He told me to try every single input field, file input, search box, anything I could find to get the shellcode in program memory. I took his advice and decided to check out possible locations where I could store shellcode using IDA Pro.

I was originally excited by another input, the “Current Shell” dialogue box. I targeted it because it was not vulnerable to buffer overflows. I did not know at the time that this was because it did not actually accept any input.

I then pivoted to another possible location, the registry! I realized that the program was querying specific key values and comparing them to hardcoded values to determine if features were active.

I was elated to find out that the registry key the program was reading was an SZ key, meaning no relevant length limit.

I replaced the existing key value with my own tag, made sure that the relevant function was called, started looking through the stack and…couldn’t find it. I searched the entire program memory. Maybe RegQueryValue just doesn’t work the same way in CE?

Either way, that left one avenue, the vulnerable buffer itself. It really wasn’t much of an avenue, only 36 characters in the test payload of D’s I sent remained unmangled. Using Unicode shellcoding techniques such as the Venetian padding technique, I would have had 18 or fewer bytes to work with. Not to mention the difficulty of pointing to that spot with the limited address space I could work with. I did manage to find the test payload on the stack though!

After I’d exhausted all reasonable avenues, I decided to just give up on exploiting the program. It just didn’t seem viable, and there are more 3rd party Windows CE 2.11 programs out there to test. More on that later, it’s time to complain about my debugger!

Tool Troubles:

I wanted to make this clear before I started: I don’t hate Microsoft Embedded Visual Tools 3.0. It’s an amazing set of utilities. It sports communications monitoring tools, remote process managers, dependency walkers, and some dynamic recompilation capabilities. I even used the remote registry editor on this project!

Many find it’s remote debugging capabilities unreliable, but I never had connection issues.

My real problems were the tool’s bugginess, the lack of a search tool, the disassembly window, and everything about the memory view.

Here’s a little list of grievances I came up with while using this tool:

  1. Bugs — I’m not one of those people who complains about the speed. I recognize that this thing is going over an RS-232 connection and that the speed isn’t going to be great no matter the circumstances. What I don’t enjoy is the entire program crashing because I decided to stop debugging, or just broke somewhere it didn’t want me to.

2. Lack of a search tool and disassembly— Or any tool to search for a particular offset or series of opcodes in disassembly. This is kind of compounded by the fact that it shows every address from 0x00000000 to 0xFFFFFFFF regardless of whether opcodes or even null characters are present there, and the speed that the disassembly window could scroll at. This made setting breakpoints hell. I’m not even sure breakpoints fully worked, I had to just run to cursor a lot of the time.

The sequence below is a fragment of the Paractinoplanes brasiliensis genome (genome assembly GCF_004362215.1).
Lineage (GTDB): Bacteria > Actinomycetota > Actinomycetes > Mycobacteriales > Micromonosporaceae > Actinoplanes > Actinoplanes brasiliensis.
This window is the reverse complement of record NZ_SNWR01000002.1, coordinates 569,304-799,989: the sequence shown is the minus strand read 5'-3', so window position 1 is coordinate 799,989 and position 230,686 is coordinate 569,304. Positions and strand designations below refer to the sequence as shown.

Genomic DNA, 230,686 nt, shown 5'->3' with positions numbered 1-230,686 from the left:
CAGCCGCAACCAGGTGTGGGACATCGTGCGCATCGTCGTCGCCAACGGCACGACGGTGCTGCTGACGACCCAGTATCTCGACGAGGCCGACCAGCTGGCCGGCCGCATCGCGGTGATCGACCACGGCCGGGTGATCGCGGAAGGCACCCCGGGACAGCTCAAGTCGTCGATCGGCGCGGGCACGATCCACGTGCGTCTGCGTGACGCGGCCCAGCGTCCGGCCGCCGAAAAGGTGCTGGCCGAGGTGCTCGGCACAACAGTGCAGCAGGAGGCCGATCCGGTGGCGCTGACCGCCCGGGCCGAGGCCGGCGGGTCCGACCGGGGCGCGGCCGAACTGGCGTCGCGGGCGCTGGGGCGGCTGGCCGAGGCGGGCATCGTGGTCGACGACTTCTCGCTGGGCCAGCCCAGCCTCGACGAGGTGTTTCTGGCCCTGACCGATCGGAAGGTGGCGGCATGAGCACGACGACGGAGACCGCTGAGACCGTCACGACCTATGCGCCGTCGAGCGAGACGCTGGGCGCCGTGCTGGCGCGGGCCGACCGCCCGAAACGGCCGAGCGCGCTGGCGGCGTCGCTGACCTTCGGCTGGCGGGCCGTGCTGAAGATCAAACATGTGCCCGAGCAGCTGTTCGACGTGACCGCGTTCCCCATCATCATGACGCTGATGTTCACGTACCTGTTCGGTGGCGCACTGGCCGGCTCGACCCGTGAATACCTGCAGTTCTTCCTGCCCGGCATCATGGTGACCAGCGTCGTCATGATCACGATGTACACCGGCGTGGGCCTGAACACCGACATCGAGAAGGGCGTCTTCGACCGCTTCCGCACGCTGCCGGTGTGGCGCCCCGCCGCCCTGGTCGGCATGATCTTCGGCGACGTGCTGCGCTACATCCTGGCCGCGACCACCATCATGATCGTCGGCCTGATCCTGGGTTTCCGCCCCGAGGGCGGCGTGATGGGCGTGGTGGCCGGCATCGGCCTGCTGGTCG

4. Memory — I was proud of finding that payload for a reason. The memory window holds the code, the stack, unused space, and everything else. If you want to see the stack, you just have to find the base in FP and start scrolling. You can’t search for hex strings in the memory window, and because of a fun infinite scrolling bug that happens when you dock it, you have to keep it a tiny size to keep it usable.

A lot of my complaints stem from the fact that this tool was clearly intended for developers with intimate knowledge of their programs, not exploit developers. Some of them, however, are just kind of based off of the design philosophy of the era, what was appropriate to put out, how friendly certain features had to be, and how much effort had to be put into certain “extra” tools that were included just in case they were needed. The most helpful guide I had during this process was the O’Reilly chapter I included in a previous article. I think it’s currently the only online guide to this tool.

I want to finish up by saying that failing to develop an exploit for this program does not mean that this is the end of the series. There will always be another program, and at some point I may even develop a vulnerable program just to demonstrate RISC shellcoding. None of this is happening until I finish Practical Malware Analysis. I spent a bit too much time on this project and need to make up for lost time. That should be done by the end of next week, so until then I’m putting this series on pause. Until next time!

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Enjoys edev, cyber forensics, hardware hacking, and RE, former CACI BIT Systems intern, GREM, Security+